Karen DeWitt / NY Public Radio
June 13, 2012
Religious leaders rallied at the State Capitol to push for an increase in the state’s minimum wage. They urged Governor Cuomo to get off the fence and advocate for passage in the legislature.
Singing “We Shall Not Be moved”, clergy from a variety of religious faiths gathered at the Capitol’s million dollar staircase to urge Governor Cuomo to use his influence to convince the Senate to approve an increase in the state’s minimum wage before the session ends next week. Pastor Will Seton, of Brooklyn, says morally, it’s the “right thing” thing to do. And he took a shot at the business funded lobby group allied with Cuomo, the Committee to Save New York, which also has remained neutral on the issue.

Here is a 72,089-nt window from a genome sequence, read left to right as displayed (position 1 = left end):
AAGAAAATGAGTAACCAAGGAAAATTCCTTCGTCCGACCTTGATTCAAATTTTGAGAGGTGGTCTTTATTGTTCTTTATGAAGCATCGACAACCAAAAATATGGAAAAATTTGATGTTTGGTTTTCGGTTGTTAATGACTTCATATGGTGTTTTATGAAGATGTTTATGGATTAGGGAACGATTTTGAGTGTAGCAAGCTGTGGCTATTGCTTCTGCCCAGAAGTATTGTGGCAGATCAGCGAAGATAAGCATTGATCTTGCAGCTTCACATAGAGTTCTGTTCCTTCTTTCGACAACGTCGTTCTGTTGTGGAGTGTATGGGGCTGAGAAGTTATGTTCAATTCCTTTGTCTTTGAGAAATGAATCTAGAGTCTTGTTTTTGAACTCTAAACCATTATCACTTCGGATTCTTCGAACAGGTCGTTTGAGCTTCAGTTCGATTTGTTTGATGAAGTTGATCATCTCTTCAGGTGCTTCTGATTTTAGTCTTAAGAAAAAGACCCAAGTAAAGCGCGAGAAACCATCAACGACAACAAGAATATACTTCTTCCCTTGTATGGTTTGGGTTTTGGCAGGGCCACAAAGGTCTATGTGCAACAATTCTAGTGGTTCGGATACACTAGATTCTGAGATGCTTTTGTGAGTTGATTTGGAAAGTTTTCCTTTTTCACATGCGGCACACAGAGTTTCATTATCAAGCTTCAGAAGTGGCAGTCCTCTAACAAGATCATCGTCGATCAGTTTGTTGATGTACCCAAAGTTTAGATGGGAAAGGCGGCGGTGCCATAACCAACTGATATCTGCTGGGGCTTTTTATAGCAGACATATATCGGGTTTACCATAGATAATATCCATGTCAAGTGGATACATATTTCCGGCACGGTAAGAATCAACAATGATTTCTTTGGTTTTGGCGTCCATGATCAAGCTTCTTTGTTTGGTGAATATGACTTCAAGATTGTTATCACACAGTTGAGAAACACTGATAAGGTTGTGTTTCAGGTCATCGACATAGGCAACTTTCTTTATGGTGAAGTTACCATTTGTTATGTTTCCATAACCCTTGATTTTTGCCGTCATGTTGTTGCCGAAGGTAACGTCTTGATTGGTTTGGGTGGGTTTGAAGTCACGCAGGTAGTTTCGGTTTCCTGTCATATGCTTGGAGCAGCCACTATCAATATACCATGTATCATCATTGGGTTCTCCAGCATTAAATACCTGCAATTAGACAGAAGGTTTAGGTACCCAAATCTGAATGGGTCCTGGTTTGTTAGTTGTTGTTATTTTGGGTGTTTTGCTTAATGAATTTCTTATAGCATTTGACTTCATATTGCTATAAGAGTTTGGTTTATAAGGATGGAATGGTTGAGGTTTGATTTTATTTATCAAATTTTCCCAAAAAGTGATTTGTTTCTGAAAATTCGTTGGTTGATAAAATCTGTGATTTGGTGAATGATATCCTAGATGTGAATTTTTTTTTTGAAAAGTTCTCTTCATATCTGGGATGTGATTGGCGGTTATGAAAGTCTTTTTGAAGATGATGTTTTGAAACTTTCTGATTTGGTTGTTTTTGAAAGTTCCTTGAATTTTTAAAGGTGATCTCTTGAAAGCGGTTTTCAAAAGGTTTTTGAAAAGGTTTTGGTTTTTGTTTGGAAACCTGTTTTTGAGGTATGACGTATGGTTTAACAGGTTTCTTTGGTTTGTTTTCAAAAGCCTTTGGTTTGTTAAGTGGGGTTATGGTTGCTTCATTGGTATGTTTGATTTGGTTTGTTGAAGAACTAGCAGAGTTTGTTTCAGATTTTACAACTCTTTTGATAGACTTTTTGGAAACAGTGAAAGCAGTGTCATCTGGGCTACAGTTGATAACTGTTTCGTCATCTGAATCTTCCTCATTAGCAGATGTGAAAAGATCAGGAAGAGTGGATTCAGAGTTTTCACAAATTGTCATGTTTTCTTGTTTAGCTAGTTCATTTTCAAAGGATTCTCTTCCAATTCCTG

“Mr. governor, we happen to know that you are taking money from your cronies to help your election campaign,” said Seton, who urged the governor to use his political clout to get the minimum wage increased from $7.25 an hour to $8.50.
“We are asking you to please, be just,” Seton said.
Governor Cuomo has said he personally supports a minimum wage hike, but that philosophical differences with Republicans in the Senate are too great to overcome.